Research universities may have offices specifically dedicated to research policy and compliance. These will likely be risk averse and counsel academics in ways that impose severe constraints on research. Regrettably, however, to take a less risk averse approach may expose academics to liability. Here are examples of sample guidance concerning compliance with Iran sanctions prepared by a number of universities, including the University of California, Irvine (2014), Columbia University (2018), and University of Colorado.
In preparing this memo, the Task Force consulted with a researcher who traveled to Iran under an OFAC license to develop a concrete example of what was entailed. The first step was applying for a specific license. You may see a redacted version of that application here. The process of applying for a license from OFAC does not involve the simple completion of forms. Rather, you will be required to make a case for the importance of your research, including a narrative description of the project and its significance as substantial as a prospectus (with a length of as much as 20 pages). In preparing such materials you might wish to consult with university counsel or hire a private lawyer to assist and advise with strategies for making a successful case. It is difficult to know precisely what they are looking for, but providing as much detailed information as possible is advisable as any question that is raised by the reviewer may result in considerable additional delay. If your research is likely to bring you in contact with “specially designated nationals,” you will need to provide additional reasons explaining that aspect of the research. To determine whether this step is necessary you must consult the most updated list of specially designated nationals and institutions, which may include public universities (and faculty and academic staff employed there), state media organs, and other institutions that may be of interest for your research.
Regulations also govern what kind of hardware you are allowed to travel with—you will not be permitted to bring a laptop or other technological aids for your research with you, but there is no restriction on purchasing technology once you have entered Iran (though there will likely be restrictions on bringing such technology back with you on return to the U.S.). There are also restrictions on the use of grants or research funds within the country (and these rules may be even more restrictive in the cases of researchers who are dual nationals or travel under the guise of a family visit with the intention of conducting research). For sole nationals of an affected country (i.e., Iranian, Syrian and Sudanese nationals without an alternate passport based at U.S. institutions), there may be further restrictions on travel and obstacles to returning to the U.S. imposed by the Department of Homeland Security that will require consulting with an immigration attorney in addition to counsel assisting with the OFAC licensing process.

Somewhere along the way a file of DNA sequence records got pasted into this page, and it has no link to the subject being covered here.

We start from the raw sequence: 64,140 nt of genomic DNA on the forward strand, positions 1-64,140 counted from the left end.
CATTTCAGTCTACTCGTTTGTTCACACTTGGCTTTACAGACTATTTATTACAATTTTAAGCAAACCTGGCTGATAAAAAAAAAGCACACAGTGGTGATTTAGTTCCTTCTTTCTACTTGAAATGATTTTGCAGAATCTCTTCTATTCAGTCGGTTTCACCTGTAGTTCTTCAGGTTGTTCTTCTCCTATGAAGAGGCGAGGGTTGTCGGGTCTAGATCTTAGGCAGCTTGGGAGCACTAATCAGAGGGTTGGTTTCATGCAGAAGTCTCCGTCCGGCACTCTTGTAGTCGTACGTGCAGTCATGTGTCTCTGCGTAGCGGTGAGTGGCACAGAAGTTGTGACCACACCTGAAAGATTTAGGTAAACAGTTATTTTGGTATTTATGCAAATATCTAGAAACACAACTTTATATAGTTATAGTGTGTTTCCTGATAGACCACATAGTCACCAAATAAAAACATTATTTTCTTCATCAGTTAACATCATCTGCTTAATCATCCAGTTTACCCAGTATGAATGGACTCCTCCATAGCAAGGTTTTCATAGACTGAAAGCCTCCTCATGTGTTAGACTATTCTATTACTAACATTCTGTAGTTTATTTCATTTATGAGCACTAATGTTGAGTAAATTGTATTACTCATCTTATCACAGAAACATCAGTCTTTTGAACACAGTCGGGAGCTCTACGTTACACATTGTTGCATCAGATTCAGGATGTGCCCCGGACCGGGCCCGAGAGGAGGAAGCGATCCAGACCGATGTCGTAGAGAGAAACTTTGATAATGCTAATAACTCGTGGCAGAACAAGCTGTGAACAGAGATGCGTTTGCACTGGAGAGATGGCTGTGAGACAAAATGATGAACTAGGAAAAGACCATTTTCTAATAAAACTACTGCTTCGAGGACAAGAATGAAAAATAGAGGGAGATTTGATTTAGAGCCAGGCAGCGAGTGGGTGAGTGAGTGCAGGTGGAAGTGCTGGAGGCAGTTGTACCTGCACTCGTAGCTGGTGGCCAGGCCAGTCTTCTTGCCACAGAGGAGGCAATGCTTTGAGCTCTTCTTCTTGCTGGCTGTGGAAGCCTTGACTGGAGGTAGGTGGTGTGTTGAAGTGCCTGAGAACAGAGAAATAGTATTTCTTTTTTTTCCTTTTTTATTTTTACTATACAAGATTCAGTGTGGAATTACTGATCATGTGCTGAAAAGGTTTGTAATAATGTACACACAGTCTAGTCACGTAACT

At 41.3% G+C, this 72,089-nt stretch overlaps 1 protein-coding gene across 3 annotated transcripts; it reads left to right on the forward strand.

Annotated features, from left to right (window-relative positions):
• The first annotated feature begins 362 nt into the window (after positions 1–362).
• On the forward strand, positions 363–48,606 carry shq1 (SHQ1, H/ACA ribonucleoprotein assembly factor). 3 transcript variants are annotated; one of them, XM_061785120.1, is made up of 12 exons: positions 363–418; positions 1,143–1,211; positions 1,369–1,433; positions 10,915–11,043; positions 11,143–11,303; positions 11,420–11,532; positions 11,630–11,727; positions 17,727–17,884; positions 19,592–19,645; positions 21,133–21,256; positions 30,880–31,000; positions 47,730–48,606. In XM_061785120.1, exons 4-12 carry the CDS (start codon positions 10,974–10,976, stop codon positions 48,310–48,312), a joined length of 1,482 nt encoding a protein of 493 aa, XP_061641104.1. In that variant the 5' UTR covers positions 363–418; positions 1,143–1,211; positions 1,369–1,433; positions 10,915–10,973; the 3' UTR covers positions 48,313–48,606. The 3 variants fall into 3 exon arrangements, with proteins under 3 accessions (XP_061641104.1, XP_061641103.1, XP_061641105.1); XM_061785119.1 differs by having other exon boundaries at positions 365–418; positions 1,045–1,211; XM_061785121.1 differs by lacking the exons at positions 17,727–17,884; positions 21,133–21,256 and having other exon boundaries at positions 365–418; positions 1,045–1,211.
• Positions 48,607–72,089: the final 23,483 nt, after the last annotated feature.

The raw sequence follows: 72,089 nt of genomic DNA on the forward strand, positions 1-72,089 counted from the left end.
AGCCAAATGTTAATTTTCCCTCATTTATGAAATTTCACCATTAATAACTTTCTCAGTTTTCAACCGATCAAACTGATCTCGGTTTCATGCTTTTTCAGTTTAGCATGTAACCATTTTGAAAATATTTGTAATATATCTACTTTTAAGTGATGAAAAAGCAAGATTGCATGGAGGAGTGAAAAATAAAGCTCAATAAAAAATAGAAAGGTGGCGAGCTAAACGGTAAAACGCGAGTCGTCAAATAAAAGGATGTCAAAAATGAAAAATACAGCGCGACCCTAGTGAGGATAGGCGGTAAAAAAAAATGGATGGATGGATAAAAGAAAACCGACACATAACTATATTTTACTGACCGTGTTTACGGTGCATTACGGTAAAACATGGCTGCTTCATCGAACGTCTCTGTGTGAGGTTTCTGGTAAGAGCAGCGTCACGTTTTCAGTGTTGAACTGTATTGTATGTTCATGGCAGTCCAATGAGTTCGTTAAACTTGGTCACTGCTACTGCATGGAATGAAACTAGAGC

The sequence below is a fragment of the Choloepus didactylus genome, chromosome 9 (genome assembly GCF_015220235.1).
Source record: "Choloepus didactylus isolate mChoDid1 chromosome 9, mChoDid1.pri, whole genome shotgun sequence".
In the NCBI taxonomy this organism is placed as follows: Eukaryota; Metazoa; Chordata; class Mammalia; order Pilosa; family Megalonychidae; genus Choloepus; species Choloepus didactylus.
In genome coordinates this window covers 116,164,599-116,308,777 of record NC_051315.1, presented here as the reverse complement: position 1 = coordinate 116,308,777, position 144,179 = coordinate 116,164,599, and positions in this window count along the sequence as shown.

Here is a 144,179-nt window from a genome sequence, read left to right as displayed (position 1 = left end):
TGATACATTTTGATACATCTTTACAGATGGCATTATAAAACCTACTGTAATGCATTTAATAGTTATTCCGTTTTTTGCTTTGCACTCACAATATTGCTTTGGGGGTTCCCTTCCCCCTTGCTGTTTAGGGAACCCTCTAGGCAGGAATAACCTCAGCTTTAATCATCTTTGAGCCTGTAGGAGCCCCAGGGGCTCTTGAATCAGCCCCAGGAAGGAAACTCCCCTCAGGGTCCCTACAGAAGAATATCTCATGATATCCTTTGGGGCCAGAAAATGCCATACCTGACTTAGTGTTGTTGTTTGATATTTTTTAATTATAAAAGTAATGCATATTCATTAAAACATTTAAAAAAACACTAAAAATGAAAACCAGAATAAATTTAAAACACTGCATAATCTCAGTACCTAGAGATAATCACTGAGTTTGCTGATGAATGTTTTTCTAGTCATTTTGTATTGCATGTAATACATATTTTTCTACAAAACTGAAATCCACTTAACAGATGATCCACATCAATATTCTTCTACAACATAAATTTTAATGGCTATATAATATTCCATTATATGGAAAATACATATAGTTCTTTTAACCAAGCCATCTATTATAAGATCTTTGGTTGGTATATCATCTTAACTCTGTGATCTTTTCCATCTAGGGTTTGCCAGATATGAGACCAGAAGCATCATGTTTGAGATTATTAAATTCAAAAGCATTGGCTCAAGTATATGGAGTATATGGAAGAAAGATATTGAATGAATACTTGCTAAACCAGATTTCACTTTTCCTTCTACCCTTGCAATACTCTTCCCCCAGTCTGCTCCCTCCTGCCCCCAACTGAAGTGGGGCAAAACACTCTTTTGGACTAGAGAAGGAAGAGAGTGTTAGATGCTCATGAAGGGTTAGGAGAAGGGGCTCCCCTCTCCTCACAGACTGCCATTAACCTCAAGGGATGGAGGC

Because of the many complications of the licensing process, it is highly advisable to consult a lawyer to assist in the process. University counsel and specialized outside counsel may both be used. Compliance is an onerous process, but it is worth underscoring that pursuing research in these countries is a matter of academic freedom. Neither the U.S. government nor any university administration should discourage academics from undertaking research, subject to relevant regulations, in these countries. OFAC provides a licensing process that is designed to make such research possible, and universities should support faculty and researchers seeking to make use of a license to pursue their research, including by making legal counsel available to assist in the application process.
In conclusion, while there is no general guidance applicable across countries affected by OFAC and other federal sanctions, it is possible to apply for a license to conduct research in affected countries with the assistance of your university’s general counsel’s office or office on research policy and compliance. If the type of research contemplated does not fall under the category of a general license (which much research would not), then creating a plan and applying for a specific license from OFAC for the relevant country is a necessary first step in preparing for research travel. This process can be quite time-consuming, so scholars considering academic research in a sanctioned country would be well advised to begin planning for the licensing process at least one year prior to the expected travel date (though allowing for even more time is advisable). The link to apply for such a license online is here: https://www.treasury.gov/resource-center/sanctions/pages/licensing.aspx .